You can’t turn a page in a paper or magazine or read a technology blog or email without stumbling upon some commentary on Artificial Intelligence (AI). The mood on the ground swings from the positive perspective of how exciting an opportunity AI is to the negative concerns of people worrying about AI ruling the world or taking their jobs. Are these concerns founded or unjust?
AI covers a broad spectrum of technological solutions but broadly means a system that learns. Consider a ‘smart’ light bulb. If it turns on at 8pm and off at 10pm, that is programmatic, however if it learns your behavioural patterns and learns when you come home and turns the light on based upon what it has learned from your activities, then that is considered AI. This ability to learn can be supervised or unsupervised. Supervised learning is where the system is pre-trained with data and unsupervised learning is where the system is fed or streamed data and then derives its own conclusions. AI can be trained to perform narrow scope tasks very well, much better than a human, but AI systems do not have the breadth of skills a human has. For example, an AI image processing engine can, whilst being fed images of cats over a period of time, very quickly identify a cat in a picture. However, it still does not know what a cat is, certainly not in the way a human does.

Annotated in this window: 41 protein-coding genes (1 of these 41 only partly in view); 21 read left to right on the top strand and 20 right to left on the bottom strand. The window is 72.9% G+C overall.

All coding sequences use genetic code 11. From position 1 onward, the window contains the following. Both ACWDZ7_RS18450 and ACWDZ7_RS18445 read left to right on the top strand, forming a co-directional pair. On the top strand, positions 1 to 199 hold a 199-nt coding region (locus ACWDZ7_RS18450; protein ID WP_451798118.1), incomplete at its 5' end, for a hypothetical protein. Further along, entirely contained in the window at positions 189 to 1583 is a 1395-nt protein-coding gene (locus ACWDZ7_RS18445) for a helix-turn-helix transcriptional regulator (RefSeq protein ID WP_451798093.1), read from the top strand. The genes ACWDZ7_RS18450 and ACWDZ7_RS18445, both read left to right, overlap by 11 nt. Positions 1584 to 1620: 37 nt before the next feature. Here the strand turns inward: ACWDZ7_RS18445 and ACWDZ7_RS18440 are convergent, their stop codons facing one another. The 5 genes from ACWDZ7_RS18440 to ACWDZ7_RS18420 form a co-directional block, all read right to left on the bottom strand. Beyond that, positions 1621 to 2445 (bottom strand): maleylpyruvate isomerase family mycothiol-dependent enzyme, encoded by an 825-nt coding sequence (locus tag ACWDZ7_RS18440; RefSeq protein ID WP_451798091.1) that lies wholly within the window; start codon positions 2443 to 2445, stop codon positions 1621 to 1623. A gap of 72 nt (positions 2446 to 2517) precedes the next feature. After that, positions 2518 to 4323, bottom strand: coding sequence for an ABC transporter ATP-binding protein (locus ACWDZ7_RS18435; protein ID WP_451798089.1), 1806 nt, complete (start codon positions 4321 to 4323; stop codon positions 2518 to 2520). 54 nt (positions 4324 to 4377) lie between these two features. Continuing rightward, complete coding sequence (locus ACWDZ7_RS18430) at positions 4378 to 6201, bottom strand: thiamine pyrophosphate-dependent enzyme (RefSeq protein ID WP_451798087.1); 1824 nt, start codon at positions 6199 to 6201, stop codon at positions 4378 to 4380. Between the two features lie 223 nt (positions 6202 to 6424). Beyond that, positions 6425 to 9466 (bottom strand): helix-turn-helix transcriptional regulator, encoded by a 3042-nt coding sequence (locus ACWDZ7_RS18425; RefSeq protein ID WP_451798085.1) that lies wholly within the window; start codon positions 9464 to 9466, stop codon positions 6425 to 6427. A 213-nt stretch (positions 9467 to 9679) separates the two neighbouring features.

John Searle created a famous thought experiment, called the Chinese Room , that demonstrated this fact. His idea was that if one imagined a room with two slots in the wall, through the first slot a piece of card is presented. The person in the room sees it has a Chinese symbol on it. This is followed by a second card with a different symbol. The person pushes them through the second slot and gets a green or red light depending upon whether the sequence is correct. The person learns the right order to get a green light and can repeat the process again and again. Eventually a third symbol appears on a new card and the person in the room tries different combinations of the three cards until they get a green light again. This continues until they are correctly posting a written sentence through the second slot. From this it can be concluded that whilst they know the correct sequence of symbols, they still don’t understand any Chinese dialects. This is a good metaphor for how AI works.
In effect, AI is just a sophisticated programme. It is not sentient or sapient. AI is just a revolution in computational statistics, not a revolution in intelligence. Understanding this helps understand the impact AI will have on peoples’ working lives.
ChatGPT is the heavy lifting text processing software tool and the AI revolution is affecting those that write and publish articles – hence the extreme noise. Yes, AI will be able to replace some human activity in many respects. For example, translating reams of legal documents to locate the correct guidance for a specific case. However, it is NOT replacing the lawyer, just automating a tedious part of their job allowing them to focus on more important things. The problem is compounded by the fact that AI technologies such as ChatGPT seem so human.